For Vibrant Brides of Color

Don’t Let Mother Nature Ruin Your Wedding

If You Can’t Afford a Second Party -- Get Insurance
After the Japanese Earthquake... no one looks happy.

Wedding dress, $1,200; banquet hall rental, $10,000; flowers, $5,000; cake $600; and that’s just the tip of the iceberg. Before you know it, the cost of putting on a wedding can exceed a lot of people’s annual salaries. According to Condé Nast’s Bride’s Magazine, the average wedding costs between $20,000 and $25,000 to put on; many far exceed that amount.

“It’s not just the bride and groom’s happiness at stake on their wedding day. Dad has made a big investment and it would be a mistake not to protect it,” says Robert V. Nuccio, exclusive program administrator for the FiremanÂ’s Fund wedding insurance program, and author of this exclusive policy. With all the details that need to be taken care of before the big day, Nuccio’s product is often the last thing people think about, but he says it should really be the first.
A lot of people have made that realization this past year. The recent California fires, this summer’s massive power outage in the Northeast, and Hurricane Isabel all forced the cancellation or postponement of a lot of weddings. Several of Nuccio’s customers were affected.

“The power outage could have spelled disaster for one of my clients,” says Nuccio. “He had a $175,000 wedding planned at a very high end hotel in New York. Because he had insurance, when the power went out, we were able to approve the event’s move to another hotel, 2 blocks away.” Nuccio authorized up to $43,000 in additional expense.

Wedding insurance policies also saved a lot of expense for people in California. At the height of this summer’s firestorm, four major airports in the Los Angeles area were shut down, causing massive delays. Country clubs and other wedding facilities in the San Fernando Valley area were under a mandatory evacuation order. Dozens of weddings and other special events had to be cancelled because people couldn’t get where they needed to go. “Those with insurance were able to recoup their non-refundable expenses and put their parties on at a later date,” says Nuccio.
When compared to the cost of the event itself, wedding insurance is relatively inexpensive. Depending on the coverage you select, insuring a $20,000 wedding would cost about $400.

Rain and high wind made this Bahamas Destination Wedding wet and wild.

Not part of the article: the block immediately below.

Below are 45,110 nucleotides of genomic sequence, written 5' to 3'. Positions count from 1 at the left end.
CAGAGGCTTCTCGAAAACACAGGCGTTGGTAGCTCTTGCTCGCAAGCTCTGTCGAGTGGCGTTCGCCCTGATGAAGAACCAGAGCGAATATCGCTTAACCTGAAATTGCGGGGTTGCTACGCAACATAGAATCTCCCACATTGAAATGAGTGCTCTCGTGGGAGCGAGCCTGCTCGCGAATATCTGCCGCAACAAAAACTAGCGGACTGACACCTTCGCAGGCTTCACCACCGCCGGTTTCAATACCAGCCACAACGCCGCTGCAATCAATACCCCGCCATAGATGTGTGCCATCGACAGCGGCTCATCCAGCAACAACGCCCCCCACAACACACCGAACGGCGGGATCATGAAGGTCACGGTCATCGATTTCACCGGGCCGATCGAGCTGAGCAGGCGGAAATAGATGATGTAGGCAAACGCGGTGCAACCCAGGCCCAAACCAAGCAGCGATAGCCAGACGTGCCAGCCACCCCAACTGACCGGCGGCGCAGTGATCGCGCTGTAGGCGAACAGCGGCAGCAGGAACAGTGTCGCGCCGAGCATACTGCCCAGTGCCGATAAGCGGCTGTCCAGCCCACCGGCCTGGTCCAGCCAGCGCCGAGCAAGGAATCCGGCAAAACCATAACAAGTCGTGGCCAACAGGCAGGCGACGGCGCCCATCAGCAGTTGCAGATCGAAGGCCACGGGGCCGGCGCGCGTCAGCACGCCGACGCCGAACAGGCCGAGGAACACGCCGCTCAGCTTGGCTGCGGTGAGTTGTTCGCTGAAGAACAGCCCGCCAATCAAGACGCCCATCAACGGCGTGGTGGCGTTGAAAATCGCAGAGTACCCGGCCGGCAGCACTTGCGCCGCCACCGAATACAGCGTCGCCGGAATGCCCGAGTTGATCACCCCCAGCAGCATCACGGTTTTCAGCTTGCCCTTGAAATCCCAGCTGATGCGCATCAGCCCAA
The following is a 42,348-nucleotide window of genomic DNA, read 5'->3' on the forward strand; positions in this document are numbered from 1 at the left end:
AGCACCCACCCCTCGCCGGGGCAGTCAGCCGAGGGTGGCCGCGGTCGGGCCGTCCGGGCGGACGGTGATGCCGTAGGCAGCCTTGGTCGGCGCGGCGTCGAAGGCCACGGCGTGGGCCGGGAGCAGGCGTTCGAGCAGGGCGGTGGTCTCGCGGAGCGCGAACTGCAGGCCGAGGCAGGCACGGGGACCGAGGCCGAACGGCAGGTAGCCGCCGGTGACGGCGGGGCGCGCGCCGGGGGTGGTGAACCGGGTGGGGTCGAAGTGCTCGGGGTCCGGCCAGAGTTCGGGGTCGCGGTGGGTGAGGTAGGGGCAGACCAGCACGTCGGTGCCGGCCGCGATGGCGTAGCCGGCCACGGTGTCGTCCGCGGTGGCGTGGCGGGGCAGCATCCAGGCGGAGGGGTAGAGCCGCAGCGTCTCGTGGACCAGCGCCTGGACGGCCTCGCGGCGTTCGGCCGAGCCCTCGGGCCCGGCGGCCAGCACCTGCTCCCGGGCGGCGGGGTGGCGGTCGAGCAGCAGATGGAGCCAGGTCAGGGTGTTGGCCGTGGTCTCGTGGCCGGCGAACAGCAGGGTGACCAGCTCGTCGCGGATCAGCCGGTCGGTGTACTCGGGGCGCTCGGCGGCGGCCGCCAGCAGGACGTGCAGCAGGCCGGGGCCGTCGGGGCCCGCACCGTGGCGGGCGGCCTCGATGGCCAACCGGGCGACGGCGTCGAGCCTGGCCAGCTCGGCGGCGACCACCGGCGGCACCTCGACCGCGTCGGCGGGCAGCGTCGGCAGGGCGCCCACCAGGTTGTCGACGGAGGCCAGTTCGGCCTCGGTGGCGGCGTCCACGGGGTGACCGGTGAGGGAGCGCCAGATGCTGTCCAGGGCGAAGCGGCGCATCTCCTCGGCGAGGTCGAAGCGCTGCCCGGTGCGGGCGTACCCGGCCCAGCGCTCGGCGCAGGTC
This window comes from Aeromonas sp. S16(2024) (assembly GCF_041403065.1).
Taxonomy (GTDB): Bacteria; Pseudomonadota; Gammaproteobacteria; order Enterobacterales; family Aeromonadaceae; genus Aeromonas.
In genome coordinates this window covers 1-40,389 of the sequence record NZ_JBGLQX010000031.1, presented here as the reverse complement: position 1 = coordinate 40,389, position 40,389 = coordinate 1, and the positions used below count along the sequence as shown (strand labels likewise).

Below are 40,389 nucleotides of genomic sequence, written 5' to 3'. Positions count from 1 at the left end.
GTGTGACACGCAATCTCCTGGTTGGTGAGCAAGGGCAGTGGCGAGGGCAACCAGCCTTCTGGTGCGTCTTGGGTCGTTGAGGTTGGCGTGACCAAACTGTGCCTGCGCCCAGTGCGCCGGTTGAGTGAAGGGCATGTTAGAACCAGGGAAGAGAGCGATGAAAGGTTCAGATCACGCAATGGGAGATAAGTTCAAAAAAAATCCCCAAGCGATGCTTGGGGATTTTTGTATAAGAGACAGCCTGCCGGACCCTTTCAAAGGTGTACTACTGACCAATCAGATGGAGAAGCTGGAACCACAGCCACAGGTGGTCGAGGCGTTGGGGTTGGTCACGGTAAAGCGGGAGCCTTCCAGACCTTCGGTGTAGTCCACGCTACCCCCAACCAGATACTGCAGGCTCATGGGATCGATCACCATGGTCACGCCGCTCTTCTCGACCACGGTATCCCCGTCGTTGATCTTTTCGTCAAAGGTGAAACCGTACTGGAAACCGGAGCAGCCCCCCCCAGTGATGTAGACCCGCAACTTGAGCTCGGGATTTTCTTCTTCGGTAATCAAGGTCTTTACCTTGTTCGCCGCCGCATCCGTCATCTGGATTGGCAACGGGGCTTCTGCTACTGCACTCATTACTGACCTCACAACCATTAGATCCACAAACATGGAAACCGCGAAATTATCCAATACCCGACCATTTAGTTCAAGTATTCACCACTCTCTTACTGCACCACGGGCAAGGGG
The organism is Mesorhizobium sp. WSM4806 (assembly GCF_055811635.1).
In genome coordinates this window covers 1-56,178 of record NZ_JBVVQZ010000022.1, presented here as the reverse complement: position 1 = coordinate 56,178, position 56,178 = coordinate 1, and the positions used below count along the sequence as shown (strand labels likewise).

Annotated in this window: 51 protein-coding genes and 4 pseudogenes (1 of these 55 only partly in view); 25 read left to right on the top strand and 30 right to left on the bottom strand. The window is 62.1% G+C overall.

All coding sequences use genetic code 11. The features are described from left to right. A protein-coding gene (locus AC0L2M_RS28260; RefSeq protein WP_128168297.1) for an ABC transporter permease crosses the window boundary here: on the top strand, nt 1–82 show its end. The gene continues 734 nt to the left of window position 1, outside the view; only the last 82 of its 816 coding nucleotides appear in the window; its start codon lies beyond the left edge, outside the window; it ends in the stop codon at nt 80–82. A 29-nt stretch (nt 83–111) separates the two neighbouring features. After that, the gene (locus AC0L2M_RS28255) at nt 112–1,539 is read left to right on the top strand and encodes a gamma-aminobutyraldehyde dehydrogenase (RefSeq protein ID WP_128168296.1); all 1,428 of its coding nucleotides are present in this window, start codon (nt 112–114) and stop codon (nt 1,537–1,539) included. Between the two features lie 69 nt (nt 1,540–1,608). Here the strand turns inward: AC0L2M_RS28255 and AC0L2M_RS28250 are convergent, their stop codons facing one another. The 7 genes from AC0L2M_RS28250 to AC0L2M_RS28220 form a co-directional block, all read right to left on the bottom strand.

Cancellation or postponement -- If a natural disaster such as a firestorm, flooding, blizzard, ice storm, tornado, earthquake or volcanic eruption prevents the rehearsal, rehearsal dinner, wedding or honeymoon from taking place, the cost of rescheduling the event will be covered. Coverage is also available if the bride, groom or someone else in the wedding party gets sick or injured; if there is damage to the wedding attire or the place where the ceremony is to be held; and if someone key to the event like the caterer or priest fails to show up.

Additional expenses -- This coverage will pay for expenses associated with arranging alternative services to avoid a covered cancellation or postponement of the wedding or reception.

Photographs -- This coverage actually pays to reshoot the event should the photographer fail to appear, if the negatives are lost, stolen or damaged, or if the photographer is nowhere to be found 6 weeks after the event date. The policy will pay to fly or drive the wedding party back to the event location, put them up in a hotel, feed them, redress them, re-rent the facility, rehire a photographer, buy a new cake, buy new flowers, reshoot the event, then drive or fly the participants home.

Gifts -- this coverage is intended to protect you against damage, theft or loss of your wedding gifts.

Rental property -- if you are renting chairs, tables, or tents for the wedding, this coverage will pay the replacement cost if something gets lost, stolen or damaged.

Special attire -- if your wedding gown or the attire of attendants is lost, damaged, or stolen, this coverage will provide for repair or replacement.

Jewelry -- this coverage allows you to repair or replace jewelry when it is lost, stolen or damaged.

Personal liability -- The majority of banquet halls require party hosts to supply them with liability coverage, including Host Liquor Liability. “This isn’t always spelled out very well so make sure you read your rental agreement carefully,” says Nuccio.  “I’ve had clients find out they need it at the very last minute, and it’s more expensive to acquire on very short notice.”


    “A misfortune not covered in a wedding insurance policy is cold feet. That’s a known circumstance,” says Nuccio. “We don’t cover changes of heart.”

    Weddings aren’t the only social events eligible for celebration coverage. Policies can also be bought for bar mitzvahs, anniversaries, birthdays, engagements, and baby showers. For more information, call 1 (800) ENGAGED.

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